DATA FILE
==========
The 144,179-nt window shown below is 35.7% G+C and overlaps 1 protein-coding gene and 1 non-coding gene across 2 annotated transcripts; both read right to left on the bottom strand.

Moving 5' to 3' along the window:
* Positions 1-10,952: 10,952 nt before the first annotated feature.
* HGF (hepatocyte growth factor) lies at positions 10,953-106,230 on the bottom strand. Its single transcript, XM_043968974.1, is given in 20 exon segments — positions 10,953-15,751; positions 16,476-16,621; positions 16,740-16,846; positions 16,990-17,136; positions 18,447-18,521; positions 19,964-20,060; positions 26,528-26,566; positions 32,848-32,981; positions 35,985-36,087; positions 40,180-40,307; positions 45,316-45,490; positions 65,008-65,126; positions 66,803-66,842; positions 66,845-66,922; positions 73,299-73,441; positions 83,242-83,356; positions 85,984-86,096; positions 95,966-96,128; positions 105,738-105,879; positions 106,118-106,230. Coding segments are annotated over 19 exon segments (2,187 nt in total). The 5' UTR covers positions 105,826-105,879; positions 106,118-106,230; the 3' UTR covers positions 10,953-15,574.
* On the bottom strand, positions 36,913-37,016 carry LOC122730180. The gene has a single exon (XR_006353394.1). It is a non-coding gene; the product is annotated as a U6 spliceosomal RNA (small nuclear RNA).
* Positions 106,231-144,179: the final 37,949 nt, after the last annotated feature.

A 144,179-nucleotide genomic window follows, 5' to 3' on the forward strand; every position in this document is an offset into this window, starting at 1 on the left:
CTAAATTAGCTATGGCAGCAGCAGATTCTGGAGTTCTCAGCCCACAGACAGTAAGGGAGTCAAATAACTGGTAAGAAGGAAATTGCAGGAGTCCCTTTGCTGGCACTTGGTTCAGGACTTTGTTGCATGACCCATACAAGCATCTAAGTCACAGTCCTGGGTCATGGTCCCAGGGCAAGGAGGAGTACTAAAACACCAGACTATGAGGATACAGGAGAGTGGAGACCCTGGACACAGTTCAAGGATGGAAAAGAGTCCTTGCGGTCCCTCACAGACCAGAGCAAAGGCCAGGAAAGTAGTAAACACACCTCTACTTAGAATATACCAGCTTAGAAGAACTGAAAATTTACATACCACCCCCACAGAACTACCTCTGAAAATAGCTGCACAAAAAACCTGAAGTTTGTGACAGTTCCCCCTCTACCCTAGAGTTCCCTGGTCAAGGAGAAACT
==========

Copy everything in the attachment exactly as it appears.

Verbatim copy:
The 144,179-nt window shown below is 35.7% G+C and overlaps 1 protein-coding gene and 1 non-coding gene across 2 annotated transcripts; both read right to left on the bottom strand.

Moving 5' to 3' along the window:
* Positions 1-10,952: 10,952 nt before the first annotated feature.
* HGF (hepatocyte growth factor) lies at positions 10,953-106,230 on the bottom strand. Its single transcript, XM_043968974.1, is given in 20 exon segments — positions 10,953-15,751; positions 16,476-16,621; positions 16,740-16,846; positions 16,990-17,136; positions 18,447-18,521; positions 19,964-20,060; positions 26,528-26,566; positions 32,848-32,981; positions 35,985-36,087; positions 40,180-40,307; positions 45,316-45,490; positions 65,008-65,126; positions 66,803-66,842; positions 66,845-66,922; positions 73,299-73,441; positions 83,242-83,356; positions 85,984-86,096; positions 95,966-96,128; positions 105,738-105,879; positions 106,118-106,230. Coding segments are annotated over 19 exon segments (2,187 nt in total). The 5' UTR covers positions 105,826-105,879; positions 106,118-106,230; the 3' UTR covers positions 10,953-15,574.
* On the bottom strand, positions 36,913-37,016 carry LOC122730180. The gene has a single exon (XR_006353394.1). It is a non-coding gene; the product is annotated as a U6 spliceosomal RNA (small nuclear RNA).
* Positions 106,231-144,179: the final 37,949 nt, after the last annotated feature.

A 144,179-nucleotide genomic window follows, 5' to 3' on the forward strand; every position in this document is an offset into this window, starting at 1 on the left:
CTAAATTAGCTATGGCAGCAGCAGATTCTGGAGTTCTCAGCCCACAGACAGTAAGGGAGTCAAATAACTGGTAAGAAGGAAATTGCAGGAGTCCCTTTGCTGGCACTTGGTTCAGGACTTTGTTGCATGACCCATACAAGCATCTAAGTCACAGTCCTGGGTCATGGTCCCAGGGCAAGGAGGAGTACTAAAACACCAGACTATGAGGATACAGGAGAGTGGAGACCCTGGACACAGTTCAAGGATGGAAAAGAGTCCTTGCGGTCCCTCACAGACCAGAGCAAAGGCCAGGAAAGTAGTAAACACACCTCTACTTAGAATATACCAGCTTAGAAGAACTGAAAATTTACATACCACCCCCACAGAACTACCTCTGAAAATAGCTGCACAAAAAACCTGAAGTTTGTGACAGTTCCCCCTCTACCCTAGAGTTCCCTGGTCAAGGAGAAACT